An Entertaining & Informative Vintage Automobile Internet Magazine

Parking Lot Series: Images from Philadelphia and Milwaukee

For today’s installment in the Parking Lot Series, the lead photo is a street view of parking in Philadelphia. The image was taken in front of the John Bartram High School on 66th Street in September of 1958 in the City. The majority of the automobiles in the scene date from the forties and fifties, although there may be a pre-war car in the mix.

Share with us what you find of interest in this photograph courtesy of PhillyHistory.

This parking lot and service center is located at 738 North Broadway in Milwaukee, Wisconsin, this picture was taken in the mid-1960s. Most of the automobiles in this facility are 1950 to ’60s domestic vehicles, but two Volkswagen “Beetles” and a British sports car are contained in the mix. One of the VW’s is parked next to a Chevrolet Corvair station wagon, designed and built by the Automaker to compete with the small economy cars being imported at the time.

Share with us what you find of interest in this photograph courtesy of the Milwaukee Public Library.

26 responses to “Parking Lot Series: Images from Philadelphia and Milwaukee

  1. The British sports car is a MGA and to the right of the Beetle that’s behind it, is an Opel Rekord P1 1957/60.

  2. In the top image, the newest I see is the `56 Ford Customline coupe 3 cars back on our side of the street. In the second image, 2 cars over in the foreground I spot a `59-`60 Opel Rekord coupe–somewhat popular to see in those years. It sits behind someone’s `60 Dodge Dart or Seneca 2dr. post.

    • Actually , Will , it’s a ’56 Fairlane 2 door post Town Sedan, We had one, blue and white, matching interior, ran beautifully. Can’t remember why it left us…lost in the mists of time.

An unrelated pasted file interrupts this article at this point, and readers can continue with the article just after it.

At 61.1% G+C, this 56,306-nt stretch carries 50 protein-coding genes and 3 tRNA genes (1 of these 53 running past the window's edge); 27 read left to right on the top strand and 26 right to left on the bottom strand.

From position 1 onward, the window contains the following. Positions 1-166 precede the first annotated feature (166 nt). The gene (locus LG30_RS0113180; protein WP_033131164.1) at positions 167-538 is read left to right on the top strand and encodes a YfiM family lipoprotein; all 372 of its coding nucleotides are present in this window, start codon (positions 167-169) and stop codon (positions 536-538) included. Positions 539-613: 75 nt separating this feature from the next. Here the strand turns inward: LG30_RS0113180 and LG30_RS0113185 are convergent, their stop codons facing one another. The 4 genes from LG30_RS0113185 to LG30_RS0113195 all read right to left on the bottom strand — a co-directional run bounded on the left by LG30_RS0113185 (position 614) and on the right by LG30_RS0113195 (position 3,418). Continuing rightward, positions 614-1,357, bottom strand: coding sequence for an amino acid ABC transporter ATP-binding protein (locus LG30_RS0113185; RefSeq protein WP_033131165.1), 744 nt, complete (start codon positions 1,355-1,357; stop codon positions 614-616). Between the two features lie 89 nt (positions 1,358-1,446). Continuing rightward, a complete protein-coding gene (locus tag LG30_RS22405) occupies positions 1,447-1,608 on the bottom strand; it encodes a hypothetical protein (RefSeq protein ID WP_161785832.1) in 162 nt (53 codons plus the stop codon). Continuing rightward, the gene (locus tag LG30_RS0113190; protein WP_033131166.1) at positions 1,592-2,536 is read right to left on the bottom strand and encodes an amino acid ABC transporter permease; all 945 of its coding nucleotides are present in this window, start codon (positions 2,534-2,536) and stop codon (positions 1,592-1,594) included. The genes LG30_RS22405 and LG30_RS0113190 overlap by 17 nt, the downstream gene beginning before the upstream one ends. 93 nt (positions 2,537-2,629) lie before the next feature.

3. Based on the facade that’s visible on the face of the school, the first picture’s on 67th Street, rather than 66th, and looking from Elmwood Avenue towards the railroad tracks. The school extends between the two streets, but the main entrances are on 67th. For basketball fans, it’s the alma mater of Earl “the Pearl” Monroe and “Jellybean” Bryant (Kobe’s father).

      • True, and it’s particularly easy when the two streets are consecutive numbers, which almost invites a typographical error.

      • Something is amiss with the Milwaukee photo location also. The building at 738 N Broadway is the AT&T building, an art deco high-rise built in the ’20’s, long before this photo was taken and still standing today. You can see it’s unique top just above the word “Service” in the upper right corner. I’m not sure yet where this was taken but it wasn’t on Broadway. There have been a lot of changes there so it might be hard to find the correct place using current street views.

        Interesting that the street itself seems to be serving as a parking lot since it is full of cars without drivers.

          • The cars in the foreground are definitely parked on N. Water Street (about 800 North) between Wells and Mason Streets looking SE toward that unique-topped 1920’s AT&T Building beyond in the upper right corner at 722-740 N Broadway. The building at ground level on the far left is the fire station at 784 N Broadway that is still just like that today. There is also a slight hill from Water St. up to Broadway as shown in the picture. This block of buildings was replaced with a 21 story building in 1969 and a parking garage was built on the open lot. BMO Harris Bank is in the process of tearing down the parking garage to build a new 25-story building there. Unlike Broadway, Water Street is a boulevard in this location so there could have been an unusual event going on nearby (Great Circus Parade maybe?) where they might have had traffic use the west half of Water Street with parking on the east half.